At base, contemporary art is a notoriously divisive field: Certainly, today’s art world has its fair share of vociferous critics. But for those who love contemporary artistic practice, now is a great time to learn more about this fascinating subject. Here are just a few contemporary artists who have radically changed our notion of what art can and should do.
By the mid-20th Century, Andy Warhol had ushered in a new era of conceptual art in the United States. To this day, Warhol’s controversial “pop art” style is the single most significant influence on contemporary art as a whole. Indeed, it is essentially unthinkable to imagine contemporary artists like Jeff Koons or Damien Hirst without the pioneering efforts of Warhol.
Along with Andy Warhol, Roy Lichtenstein is one of the most influential figures in the contemporary art world. Lichtenstein’s translation of popular American culture into a high art form veritably revolutionized the way in which artists expressed themselves throughout the latter half of the 20th Century. As an artist, Lichtenstein almost single-handedly blurred the line between middle-brow American culture and the aristocratic sensibilities of the high art world.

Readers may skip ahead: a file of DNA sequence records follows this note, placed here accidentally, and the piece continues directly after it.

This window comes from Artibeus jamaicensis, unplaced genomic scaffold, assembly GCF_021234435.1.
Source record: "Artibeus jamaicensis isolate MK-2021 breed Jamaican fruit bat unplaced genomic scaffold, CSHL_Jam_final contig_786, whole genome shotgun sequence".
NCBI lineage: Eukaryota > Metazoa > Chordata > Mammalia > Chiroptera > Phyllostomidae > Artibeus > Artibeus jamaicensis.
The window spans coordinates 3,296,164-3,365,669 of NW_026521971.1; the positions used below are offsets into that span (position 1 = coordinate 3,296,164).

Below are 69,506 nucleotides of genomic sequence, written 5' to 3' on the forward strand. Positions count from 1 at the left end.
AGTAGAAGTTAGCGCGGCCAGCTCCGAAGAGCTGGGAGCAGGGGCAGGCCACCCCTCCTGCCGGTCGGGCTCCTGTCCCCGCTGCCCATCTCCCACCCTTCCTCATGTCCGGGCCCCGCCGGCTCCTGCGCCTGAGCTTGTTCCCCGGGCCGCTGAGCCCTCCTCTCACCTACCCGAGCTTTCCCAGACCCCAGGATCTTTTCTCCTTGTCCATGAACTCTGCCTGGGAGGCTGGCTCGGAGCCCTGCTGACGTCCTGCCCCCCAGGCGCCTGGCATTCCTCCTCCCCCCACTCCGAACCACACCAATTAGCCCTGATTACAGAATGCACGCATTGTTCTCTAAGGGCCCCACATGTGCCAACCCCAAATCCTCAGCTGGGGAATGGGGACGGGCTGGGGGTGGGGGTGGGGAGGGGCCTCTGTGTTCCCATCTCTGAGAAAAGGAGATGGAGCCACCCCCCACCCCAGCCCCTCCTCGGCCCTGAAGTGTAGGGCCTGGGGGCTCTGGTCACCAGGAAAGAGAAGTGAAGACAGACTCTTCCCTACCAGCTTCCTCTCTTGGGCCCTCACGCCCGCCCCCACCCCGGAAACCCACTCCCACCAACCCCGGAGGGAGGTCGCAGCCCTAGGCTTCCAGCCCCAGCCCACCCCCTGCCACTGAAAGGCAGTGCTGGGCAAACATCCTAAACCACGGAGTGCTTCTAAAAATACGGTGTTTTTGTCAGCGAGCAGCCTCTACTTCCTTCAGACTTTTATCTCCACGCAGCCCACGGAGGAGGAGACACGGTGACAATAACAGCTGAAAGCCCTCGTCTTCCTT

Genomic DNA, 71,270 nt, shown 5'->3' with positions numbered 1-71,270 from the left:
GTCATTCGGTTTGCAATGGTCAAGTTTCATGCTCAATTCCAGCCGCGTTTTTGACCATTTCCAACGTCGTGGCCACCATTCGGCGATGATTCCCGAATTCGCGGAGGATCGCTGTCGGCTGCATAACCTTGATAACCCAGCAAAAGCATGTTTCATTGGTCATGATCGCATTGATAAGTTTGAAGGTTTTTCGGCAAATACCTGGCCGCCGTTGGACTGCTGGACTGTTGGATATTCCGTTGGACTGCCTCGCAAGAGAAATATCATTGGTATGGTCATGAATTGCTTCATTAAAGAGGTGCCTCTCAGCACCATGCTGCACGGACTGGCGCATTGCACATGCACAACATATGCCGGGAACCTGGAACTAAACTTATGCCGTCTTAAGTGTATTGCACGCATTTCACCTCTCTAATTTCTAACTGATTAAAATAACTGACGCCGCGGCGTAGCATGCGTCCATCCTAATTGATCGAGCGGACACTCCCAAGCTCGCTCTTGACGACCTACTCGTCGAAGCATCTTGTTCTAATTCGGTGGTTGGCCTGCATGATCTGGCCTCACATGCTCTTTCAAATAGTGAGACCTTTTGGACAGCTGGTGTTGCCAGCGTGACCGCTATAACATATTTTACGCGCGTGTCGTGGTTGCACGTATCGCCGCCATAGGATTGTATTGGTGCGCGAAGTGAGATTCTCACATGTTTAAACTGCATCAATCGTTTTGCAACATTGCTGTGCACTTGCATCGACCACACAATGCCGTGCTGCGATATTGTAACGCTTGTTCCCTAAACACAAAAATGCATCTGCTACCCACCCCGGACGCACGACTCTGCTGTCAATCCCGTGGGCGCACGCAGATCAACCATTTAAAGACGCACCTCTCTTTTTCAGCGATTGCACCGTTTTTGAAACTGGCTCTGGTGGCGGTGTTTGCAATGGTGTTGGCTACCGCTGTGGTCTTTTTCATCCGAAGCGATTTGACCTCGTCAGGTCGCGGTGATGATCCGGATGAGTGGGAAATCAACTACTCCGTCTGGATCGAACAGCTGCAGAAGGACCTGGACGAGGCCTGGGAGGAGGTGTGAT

Undoubtedly, few contemporary artists were able to blend the aesthetic sensibilities of classical art with modernist experimentation like Gerhard Richter. In Richter’s artistic universe, photorealism is combined almost seamlessly with a kind of hazy and Proustian quality redolent of nearly forgotten memories. Warhol’s humor and “pop” sensibility are almost completely absent in Richter’s work: In its place is a razor-sharp conceptual aesthetic that changed the art world from the ground up.
If Andy Warhol changed the core image of modernist art, Joseph Beuys utterly upended it. Beuys used unorthodox artistic materials such as beeswax and wood, deeply influenced by early 20th Century surrealist art and its ethos of experimentation. Still a symbolic figurehead within the contemporary art world, Beuys has influenced everyone from Anish Kapoor to Jeff Koons.
Performance art did not gain much of a serious hold in the art world until the latter part of the 20th Century. But its effect since that time has been revolutionary. Almost single-handedly, Marina Abramović spearheaded an artistic movement rooted in live-action performance that has had a massive impact on high art and popular culture. Although some of her finest work first hit the scene in the 1980s, there is perhaps no artist who has had a bigger influence on the art world in the last 20 years.